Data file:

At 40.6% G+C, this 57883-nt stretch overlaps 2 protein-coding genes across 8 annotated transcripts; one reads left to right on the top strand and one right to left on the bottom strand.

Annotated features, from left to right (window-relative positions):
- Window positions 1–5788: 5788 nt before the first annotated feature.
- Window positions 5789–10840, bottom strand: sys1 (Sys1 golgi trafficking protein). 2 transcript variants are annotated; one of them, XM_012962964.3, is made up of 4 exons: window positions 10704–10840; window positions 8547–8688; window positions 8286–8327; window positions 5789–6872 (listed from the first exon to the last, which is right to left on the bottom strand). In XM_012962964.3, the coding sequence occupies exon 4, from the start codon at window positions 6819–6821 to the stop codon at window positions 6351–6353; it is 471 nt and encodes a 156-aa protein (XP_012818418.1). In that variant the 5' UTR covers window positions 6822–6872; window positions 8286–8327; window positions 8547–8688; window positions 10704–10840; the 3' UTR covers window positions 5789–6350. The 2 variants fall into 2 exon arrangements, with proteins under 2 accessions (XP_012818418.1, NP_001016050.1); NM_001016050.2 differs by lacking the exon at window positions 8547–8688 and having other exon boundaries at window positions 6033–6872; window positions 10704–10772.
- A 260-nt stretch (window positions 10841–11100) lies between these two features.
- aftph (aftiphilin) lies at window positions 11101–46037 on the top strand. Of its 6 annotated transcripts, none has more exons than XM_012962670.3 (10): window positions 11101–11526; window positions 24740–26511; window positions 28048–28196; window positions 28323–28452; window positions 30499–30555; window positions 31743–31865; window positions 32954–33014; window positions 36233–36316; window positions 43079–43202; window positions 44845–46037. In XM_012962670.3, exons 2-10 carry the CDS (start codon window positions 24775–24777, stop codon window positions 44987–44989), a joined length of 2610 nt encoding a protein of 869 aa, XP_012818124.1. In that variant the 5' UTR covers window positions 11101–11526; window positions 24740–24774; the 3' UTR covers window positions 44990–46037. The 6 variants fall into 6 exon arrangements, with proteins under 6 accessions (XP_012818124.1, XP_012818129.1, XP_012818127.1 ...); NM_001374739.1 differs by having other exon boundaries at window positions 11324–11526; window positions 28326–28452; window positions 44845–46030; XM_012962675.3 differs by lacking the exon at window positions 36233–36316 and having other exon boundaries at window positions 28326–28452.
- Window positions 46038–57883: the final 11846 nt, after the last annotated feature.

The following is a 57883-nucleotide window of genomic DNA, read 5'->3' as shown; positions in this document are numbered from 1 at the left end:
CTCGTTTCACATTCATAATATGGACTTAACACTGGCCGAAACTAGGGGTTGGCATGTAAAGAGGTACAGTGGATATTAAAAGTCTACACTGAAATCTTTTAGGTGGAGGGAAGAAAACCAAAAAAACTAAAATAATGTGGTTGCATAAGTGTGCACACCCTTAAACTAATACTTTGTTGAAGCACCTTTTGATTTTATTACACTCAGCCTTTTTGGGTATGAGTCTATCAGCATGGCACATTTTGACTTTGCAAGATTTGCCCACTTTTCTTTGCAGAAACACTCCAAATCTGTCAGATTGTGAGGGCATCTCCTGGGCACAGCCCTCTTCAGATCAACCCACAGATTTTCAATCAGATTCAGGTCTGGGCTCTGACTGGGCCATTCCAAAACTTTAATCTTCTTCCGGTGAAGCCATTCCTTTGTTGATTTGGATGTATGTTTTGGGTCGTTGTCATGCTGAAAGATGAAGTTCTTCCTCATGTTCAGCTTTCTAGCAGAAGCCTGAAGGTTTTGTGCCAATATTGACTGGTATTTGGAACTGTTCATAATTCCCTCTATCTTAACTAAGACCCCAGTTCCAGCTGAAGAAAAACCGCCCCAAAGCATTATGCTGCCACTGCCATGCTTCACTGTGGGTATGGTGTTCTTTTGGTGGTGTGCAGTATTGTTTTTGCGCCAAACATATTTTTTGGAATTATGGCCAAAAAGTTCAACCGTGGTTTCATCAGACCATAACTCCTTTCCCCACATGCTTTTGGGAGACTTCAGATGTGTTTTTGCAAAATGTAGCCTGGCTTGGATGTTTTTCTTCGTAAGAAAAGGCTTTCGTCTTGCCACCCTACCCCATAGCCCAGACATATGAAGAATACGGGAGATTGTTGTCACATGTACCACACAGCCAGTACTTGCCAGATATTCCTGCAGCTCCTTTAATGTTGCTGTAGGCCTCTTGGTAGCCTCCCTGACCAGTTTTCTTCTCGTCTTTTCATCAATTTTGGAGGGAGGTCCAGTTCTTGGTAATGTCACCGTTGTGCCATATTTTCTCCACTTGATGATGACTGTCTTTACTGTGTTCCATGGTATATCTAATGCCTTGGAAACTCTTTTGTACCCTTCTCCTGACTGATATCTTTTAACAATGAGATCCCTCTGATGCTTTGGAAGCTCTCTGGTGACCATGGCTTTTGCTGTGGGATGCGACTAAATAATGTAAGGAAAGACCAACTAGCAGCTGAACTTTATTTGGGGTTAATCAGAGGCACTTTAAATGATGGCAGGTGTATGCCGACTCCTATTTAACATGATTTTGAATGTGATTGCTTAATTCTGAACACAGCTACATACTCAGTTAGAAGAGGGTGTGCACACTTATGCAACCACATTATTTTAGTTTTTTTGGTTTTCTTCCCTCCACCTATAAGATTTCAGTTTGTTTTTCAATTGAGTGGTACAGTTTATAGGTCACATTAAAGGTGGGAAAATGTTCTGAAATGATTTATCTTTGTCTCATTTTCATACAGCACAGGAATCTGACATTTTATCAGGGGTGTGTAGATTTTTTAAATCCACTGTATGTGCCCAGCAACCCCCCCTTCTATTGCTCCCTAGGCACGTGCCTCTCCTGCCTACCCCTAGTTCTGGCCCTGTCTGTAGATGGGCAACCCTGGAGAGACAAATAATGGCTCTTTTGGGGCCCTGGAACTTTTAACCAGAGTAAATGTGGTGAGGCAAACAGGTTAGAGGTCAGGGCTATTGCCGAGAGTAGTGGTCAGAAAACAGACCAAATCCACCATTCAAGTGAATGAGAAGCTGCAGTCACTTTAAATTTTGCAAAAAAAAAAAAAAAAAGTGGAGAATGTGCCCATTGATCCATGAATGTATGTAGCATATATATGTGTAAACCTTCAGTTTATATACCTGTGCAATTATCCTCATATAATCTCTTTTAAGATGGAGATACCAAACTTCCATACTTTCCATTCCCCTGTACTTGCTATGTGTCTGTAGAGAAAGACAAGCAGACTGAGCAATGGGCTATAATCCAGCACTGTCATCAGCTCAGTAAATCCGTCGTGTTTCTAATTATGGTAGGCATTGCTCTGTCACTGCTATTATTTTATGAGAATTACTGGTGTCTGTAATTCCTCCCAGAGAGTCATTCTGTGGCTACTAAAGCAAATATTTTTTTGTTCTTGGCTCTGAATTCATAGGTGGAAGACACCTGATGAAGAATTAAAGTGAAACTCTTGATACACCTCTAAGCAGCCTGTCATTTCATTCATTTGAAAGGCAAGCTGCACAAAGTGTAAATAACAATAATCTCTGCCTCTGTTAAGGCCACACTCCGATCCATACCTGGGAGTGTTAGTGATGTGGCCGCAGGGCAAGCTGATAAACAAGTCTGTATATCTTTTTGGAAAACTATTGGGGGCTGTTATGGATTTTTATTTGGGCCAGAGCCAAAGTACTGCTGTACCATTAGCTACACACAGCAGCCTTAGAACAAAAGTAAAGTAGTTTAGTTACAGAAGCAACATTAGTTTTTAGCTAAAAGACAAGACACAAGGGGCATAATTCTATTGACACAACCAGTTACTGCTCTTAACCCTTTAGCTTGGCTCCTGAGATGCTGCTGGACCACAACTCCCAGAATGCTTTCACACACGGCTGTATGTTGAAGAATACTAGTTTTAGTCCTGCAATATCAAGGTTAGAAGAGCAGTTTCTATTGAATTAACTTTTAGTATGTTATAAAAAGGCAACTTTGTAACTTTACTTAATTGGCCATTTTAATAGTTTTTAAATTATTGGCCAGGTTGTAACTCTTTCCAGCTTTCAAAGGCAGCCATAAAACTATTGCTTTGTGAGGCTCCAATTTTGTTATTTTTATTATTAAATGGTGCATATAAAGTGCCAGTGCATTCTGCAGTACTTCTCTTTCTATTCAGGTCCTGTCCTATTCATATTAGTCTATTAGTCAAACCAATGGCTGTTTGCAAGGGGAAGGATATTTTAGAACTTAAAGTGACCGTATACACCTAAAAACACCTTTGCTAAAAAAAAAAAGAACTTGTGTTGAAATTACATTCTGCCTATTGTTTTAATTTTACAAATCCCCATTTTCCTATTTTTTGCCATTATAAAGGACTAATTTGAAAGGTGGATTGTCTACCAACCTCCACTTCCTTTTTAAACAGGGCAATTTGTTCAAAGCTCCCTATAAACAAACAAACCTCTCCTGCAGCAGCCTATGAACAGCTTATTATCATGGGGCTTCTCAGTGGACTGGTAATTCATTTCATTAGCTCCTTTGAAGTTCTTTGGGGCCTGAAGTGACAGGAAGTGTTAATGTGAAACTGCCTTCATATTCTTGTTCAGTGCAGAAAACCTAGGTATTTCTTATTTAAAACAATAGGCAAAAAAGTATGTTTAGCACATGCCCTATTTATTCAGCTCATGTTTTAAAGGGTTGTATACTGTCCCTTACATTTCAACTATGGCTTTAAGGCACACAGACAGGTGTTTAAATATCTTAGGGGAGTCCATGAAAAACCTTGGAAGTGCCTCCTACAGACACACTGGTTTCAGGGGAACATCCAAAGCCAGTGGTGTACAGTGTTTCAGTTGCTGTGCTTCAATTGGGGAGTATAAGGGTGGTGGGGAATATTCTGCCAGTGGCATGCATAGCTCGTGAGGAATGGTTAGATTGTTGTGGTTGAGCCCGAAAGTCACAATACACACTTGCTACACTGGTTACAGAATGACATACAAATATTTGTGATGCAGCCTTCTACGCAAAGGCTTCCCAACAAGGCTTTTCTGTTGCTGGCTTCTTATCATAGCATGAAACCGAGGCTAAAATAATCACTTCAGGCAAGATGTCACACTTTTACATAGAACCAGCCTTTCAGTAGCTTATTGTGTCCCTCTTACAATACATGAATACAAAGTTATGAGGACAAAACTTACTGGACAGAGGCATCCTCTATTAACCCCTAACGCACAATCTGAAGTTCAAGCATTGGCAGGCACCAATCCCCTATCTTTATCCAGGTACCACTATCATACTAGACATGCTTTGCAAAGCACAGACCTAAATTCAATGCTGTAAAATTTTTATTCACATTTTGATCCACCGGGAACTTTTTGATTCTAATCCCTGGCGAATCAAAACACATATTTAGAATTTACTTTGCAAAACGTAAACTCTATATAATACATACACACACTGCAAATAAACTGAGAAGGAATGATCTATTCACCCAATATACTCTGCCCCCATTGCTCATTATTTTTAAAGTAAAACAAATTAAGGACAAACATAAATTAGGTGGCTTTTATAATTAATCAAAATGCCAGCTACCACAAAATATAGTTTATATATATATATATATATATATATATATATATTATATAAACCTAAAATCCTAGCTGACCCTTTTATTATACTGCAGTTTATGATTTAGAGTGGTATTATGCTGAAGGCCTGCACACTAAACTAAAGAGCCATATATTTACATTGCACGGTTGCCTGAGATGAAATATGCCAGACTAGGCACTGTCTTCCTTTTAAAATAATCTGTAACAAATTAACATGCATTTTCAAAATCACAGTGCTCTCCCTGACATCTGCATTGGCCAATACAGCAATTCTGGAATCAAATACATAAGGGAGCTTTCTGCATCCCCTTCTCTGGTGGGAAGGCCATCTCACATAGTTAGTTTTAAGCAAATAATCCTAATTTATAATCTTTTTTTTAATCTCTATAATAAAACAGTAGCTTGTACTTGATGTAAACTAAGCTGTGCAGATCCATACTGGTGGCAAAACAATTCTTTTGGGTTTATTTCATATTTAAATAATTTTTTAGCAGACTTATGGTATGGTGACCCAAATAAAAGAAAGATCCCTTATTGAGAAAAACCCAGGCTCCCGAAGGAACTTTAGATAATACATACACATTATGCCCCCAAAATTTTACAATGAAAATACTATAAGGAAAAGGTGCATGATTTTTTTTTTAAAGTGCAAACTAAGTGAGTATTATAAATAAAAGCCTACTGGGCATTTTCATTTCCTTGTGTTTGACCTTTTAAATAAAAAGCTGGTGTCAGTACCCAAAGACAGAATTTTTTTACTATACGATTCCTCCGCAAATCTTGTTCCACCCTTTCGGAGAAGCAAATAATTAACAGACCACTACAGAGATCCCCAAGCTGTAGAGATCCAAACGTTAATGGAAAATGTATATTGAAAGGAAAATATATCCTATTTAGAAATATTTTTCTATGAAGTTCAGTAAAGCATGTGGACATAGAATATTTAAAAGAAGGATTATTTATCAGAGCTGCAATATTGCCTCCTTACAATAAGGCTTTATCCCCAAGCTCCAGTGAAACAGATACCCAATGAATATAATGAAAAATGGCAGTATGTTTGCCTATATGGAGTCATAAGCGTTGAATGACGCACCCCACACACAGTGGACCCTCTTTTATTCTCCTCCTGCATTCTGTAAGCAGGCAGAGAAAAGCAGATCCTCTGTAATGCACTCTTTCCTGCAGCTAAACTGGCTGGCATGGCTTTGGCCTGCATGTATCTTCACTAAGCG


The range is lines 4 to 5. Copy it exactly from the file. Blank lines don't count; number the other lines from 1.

- Window positions 5789–10840, bottom strand: sys1 (Sys1 golgi trafficking protein). 2 transcript variants are annotated; one of them, XM_012962964.3, is made up of 4 exons: window positions 10704–10840; window positions 8547–8688; window positions 8286–8327; window positions 5789–6872 (listed from the first exon to the last, which is right to left on the bottom strand). In XM_012962964.3, the coding sequence occupies exon 4, from the start codon at window positions 6819–6821 to the stop codon at window positions 6351–6353; it is 471 nt and encodes a 156-aa protein (XP_012818418.1). In that variant the 5' UTR covers window positions 6822–6872; window positions 8286–8327; window positions 8547–8688; window positions 10704–10840; the 3' UTR covers window positions 5789–6350. The 2 variants fall into 2 exon arrangements, with proteins under 2 accessions (XP_012818418.1, NP_001016050.1); NM_001016050.2 differs by lacking the exon at window positions 8547–8688 and having other exon boundaries at window positions 6033–6872; window positions 10704–10772.
- A 260-nt stretch (window positions 10841–11100) lies between these two features.